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12 Great Films Based on Beloved Children’s Books

coraline400Children’s books have made for some of our very favorite films, including The Wizard of Oz, Willy Wonka and the Chocolate Factory and The Jungle Book.

Two very different books, Judith Viorst’s classic Alexander and the Terrible, Horrible, No-Good, Very Bad Day and Alan Snow’s Here Be Monsters! (The Boxtrolls) both have new film adaptations. In Alexander, a boy must cope with a disastrous day where absolutely everything goes wrong and in The Boxtrolls, a boy raised by the hated trolls must learn to stand up for them and for himself.

Here are some of the best stories that adults love as much, or even more, than the children they were originally written for.

1. The Wizard of Oz (1939)
Frank L. Baum’s books about Oz have been interpreted many, many ways since The Wonderful Wizard of Oz was first published in 1900, but the 1939 MGM musical remains the best-known and best-loved incarnation of Dorothy and her adventures in the magical land of Oz.

2. Willy Wonka and the Chocolate Factory (1971)
This gloriously psychedelic adaptation of Roald Dahl’s Charlie and the Chocolate Factory was a box-office flop when it first came out, but has since grown into a treasured cult classic. Tim Burton’s remake, starring Johnny Depp as the eccentric candy maker, couldn’t rival the ’70s film and the perfection of Gene Wilder as Wonka. For more great films based on Dahl’s novels, check out Fantastic Mr. Fox (2009) and The Witches (1990).

3. The Iron Giant (1999)
The 1968 novel by British Poet Laureate Ted Hughes was adapted and transported to America with its Cold War paranoia intact in the marvelously underrated 1999 film. Director Brad Bird would go on to helm The Incredibles for Pixar, but, for many fans, The Iron Giant has even more heart and an even greater message: You can choose who you want to be.

4. A Little Princess (1995)
The classic 1905 novel about young Sara Crewe–who goes from wealth and privilege to virtual slavery–was already a popular 1939 black-and-white movie version with Shirley Temple. But the ’90s film, directed by Alfonso Cuaron, made the most of its rich color palette, infused with gorgeously surreal glimpses of India, where Sara spent her happy childhood.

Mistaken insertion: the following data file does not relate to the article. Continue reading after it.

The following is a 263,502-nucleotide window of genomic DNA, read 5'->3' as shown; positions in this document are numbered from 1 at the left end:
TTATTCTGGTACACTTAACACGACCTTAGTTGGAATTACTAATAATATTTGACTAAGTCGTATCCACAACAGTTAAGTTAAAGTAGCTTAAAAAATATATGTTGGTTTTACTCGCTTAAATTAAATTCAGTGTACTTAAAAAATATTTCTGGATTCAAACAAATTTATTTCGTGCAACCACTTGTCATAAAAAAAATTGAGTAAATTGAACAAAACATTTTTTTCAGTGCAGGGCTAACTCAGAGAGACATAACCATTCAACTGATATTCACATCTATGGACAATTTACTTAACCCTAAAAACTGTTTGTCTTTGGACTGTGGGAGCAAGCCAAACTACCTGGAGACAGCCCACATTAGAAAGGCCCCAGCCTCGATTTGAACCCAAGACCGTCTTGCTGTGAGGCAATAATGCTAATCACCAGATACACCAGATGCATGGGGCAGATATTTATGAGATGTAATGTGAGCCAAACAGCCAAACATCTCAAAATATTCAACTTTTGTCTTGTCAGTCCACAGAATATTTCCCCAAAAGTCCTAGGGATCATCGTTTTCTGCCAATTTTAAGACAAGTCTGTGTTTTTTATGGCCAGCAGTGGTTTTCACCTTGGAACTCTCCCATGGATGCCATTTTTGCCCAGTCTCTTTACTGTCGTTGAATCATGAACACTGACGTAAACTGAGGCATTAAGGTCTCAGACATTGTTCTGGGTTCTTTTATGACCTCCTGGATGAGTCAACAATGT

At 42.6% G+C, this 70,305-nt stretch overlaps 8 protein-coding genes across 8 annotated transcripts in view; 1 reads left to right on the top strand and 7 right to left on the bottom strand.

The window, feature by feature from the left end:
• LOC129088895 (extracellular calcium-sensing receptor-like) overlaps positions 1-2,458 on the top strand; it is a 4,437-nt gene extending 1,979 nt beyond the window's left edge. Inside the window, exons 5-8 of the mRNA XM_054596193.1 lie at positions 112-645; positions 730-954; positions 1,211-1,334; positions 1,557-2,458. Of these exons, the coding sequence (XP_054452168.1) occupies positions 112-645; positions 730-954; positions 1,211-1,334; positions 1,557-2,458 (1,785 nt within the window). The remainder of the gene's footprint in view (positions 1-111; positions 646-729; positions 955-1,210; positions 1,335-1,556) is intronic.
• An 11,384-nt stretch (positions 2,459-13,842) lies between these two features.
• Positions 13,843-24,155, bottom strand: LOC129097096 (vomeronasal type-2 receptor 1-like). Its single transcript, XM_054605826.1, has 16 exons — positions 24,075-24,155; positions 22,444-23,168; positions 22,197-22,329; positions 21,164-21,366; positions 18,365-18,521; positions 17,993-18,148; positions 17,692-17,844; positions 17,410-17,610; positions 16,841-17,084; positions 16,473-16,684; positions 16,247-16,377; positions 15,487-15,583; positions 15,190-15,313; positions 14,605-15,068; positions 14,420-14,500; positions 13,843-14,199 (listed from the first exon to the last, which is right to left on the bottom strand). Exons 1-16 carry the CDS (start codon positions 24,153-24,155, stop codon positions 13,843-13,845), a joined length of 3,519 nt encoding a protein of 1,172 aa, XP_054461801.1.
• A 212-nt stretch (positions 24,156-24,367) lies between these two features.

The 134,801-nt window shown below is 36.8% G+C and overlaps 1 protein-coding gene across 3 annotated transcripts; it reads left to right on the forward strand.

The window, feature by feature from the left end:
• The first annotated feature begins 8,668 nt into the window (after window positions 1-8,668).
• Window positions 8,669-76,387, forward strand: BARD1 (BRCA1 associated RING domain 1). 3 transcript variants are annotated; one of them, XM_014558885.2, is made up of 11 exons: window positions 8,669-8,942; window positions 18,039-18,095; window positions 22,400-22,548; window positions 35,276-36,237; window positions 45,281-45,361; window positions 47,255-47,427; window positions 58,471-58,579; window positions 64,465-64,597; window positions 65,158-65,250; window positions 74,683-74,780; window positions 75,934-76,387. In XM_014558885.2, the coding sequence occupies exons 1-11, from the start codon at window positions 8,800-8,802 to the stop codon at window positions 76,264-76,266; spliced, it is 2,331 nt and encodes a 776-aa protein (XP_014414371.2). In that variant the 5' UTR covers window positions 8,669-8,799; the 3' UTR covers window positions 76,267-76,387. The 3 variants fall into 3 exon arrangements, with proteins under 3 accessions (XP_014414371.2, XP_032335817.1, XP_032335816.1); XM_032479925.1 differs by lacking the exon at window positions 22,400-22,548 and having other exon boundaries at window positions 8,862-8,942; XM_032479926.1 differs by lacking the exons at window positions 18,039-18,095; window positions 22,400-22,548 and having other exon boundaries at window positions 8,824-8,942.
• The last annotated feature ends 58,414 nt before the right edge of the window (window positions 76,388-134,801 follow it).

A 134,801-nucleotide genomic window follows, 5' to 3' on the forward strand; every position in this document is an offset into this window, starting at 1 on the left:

5. The Black Stallion (1979)
The much-loved 1941 novel by Walter Farley became a beautiful, heartfelt screen tribute to the bond between a boy and a prized Arab racehorse in this 1979 film, which was nominated for two Oscars, including one for the late Mickey Rooney.

6. The Jungle Book (1967)
Disney’s musical version of Rudyard Kipling’s classic jungle tale is obviously a far cry from the book, but it’s still a great celebration of Kipling’s characters and a fantastic introduction to the writer’s works.

7. Coraline (2009)
Neil Gaiman’s award-winning 2002 fantasy novel was adapted into an Oscar-nominated animated film from Henry Selick, the director of The Nightmare Before Christmas. The story—about a young girl whose wish for a more loving and attentive mother comes true in a parallel universe where the “Other Mother” with button eyes seems to be everything she ever wanted—has been compared to the classic Alice in Wonderland.

8. Charlotte’s Web (1973)
One of the best-loved and best-selling children’s novels of all time (written in 1952 by E.B. White), came to the big screen in 1973. The animated film boasted songs written by the Sherman Brothers, the songwriting duo of Mary Poppins and The Jungle Book fame. Like the book, the movie inspired generations of animal lovers and vegetarians. Of course, you may prefer the live-action version from 2006.

9. The Neverending Story (1984)
Based on the fantasy novel by German author Michael Ende (which was translated into English in 1983), the 1984 film yielded two sequels, but the first one, starring Barret Oliver and Noah Hathaway, is the ones fans remember best.

10. Freaky Friday (2003)
The 1972 novel by Mary Rodgers had already been made into a film starring Jodie Foster as the teen who accidentally trades bodies with he mother, but the version with Lindsay Lohan and Jamie Lee Curtis is our favorite. Curtis is utterly believable as a teenager making the most out of being in her mom’s shoes for a day.

11. Stuart Little (1999)
The beloved 1945 E.B. White novel about a talking mouse got a lovingly faithful adaptation with great effects and a well-chosen cast, including Michael J. Fox as the voice of Stuart, Hugh Laurie and Geena Davis as Mr. and Mrs. Little and Nathan Lane as Stuart’s nemesis, Snowbell the cat.

12. Where the Wild Things Are (2009)
Spike Jonze gave us one of the most creative takes on a classic children’s novel by showing Max’s complicated real life before plunging us into the fantasy, beast-filled jungle of Maurice Sendak’s cherished 1963 story. It might be more geared towards adults, but it still speaks to the child in all of us.

Photo credit: Coraline movie still image courtesy Focus Features

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